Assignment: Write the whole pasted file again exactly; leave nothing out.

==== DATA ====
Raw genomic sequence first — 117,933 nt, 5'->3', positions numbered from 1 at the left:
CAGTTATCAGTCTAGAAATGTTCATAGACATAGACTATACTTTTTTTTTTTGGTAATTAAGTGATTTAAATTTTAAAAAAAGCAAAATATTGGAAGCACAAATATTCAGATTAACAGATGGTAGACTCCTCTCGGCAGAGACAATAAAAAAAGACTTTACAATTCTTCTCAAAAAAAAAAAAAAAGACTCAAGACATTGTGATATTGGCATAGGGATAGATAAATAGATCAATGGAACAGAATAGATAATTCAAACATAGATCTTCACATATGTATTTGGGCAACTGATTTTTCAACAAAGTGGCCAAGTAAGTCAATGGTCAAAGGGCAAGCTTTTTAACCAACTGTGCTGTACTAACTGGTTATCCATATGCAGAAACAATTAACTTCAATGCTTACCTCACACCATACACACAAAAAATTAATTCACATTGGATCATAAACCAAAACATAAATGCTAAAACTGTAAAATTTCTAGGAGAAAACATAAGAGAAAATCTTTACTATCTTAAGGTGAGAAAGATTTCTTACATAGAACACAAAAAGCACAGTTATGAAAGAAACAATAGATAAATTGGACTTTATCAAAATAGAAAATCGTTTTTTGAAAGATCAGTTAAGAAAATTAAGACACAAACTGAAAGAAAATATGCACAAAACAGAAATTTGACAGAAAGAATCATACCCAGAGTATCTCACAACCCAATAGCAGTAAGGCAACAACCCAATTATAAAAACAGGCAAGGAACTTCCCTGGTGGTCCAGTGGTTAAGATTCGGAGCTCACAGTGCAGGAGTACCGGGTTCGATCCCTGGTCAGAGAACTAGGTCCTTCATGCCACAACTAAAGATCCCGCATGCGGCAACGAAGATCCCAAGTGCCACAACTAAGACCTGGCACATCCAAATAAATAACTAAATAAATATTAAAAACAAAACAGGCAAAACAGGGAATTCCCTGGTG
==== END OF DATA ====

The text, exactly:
Raw genomic sequence first — 117,933 nt, 5'->3', positions numbered from 1 at the left:
CAGTTATCAGTCTAGAAATGTTCATAGACATAGACTATACTTTTTTTTTTTGGTAATTAAGTGATTTAAATTTTAAAAAAAGCAAAATATTGGAAGCACAAATATTCAGATTAACAGATGGTAGACTCCTCTCGGCAGAGACAATAAAAAAAGACTTTACAATTCTTCTCAAAAAAAAAAAAAAAGACTCAAGACATTGTGATATTGGCATAGGGATAGATAAATAGATCAATGGAACAGAATAGATAATTCAAACATAGATCTTCACATATGTATTTGGGCAACTGATTTTTCAACAAAGTGGCCAAGTAAGTCAATGGTCAAAGGGCAAGCTTTTTAACCAACTGTGCTGTACTAACTGGTTATCCATATGCAGAAACAATTAACTTCAATGCTTACCTCACACCATACACACAAAAAATTAATTCACATTGGATCATAAACCAAAACATAAATGCTAAAACTGTAAAATTTCTAGGAGAAAACATAAGAGAAAATCTTTACTATCTTAAGGTGAGAAAGATTTCTTACATAGAACACAAAAAGCACAGTTATGAAAGAAACAATAGATAAATTGGACTTTATCAAAATAGAAAATCGTTTTTTGAAAGATCAGTTAAGAAAATTAAGACACAAACTGAAAGAAAATATGCACAAAACAGAAATTTGACAGAAAGAATCATACCCAGAGTATCTCACAACCCAATAGCAGTAAGGCAACAACCCAATTATAAAAACAGGCAAGGAACTTCCCTGGTGGTCCAGTGGTTAAGATTCGGAGCTCACAGTGCAGGAGTACCGGGTTCGATCCCTGGTCAGAGAACTAGGTCCTTCATGCCACAACTAAAGATCCCGCATGCGGCAACGAAGATCCCAAGTGCCACAACTAAGACCTGGCACATCCAAATAAATAACTAAATAAATATTAAAAACAAAACAGGCAAAACAGGGAATTCCCTGGTG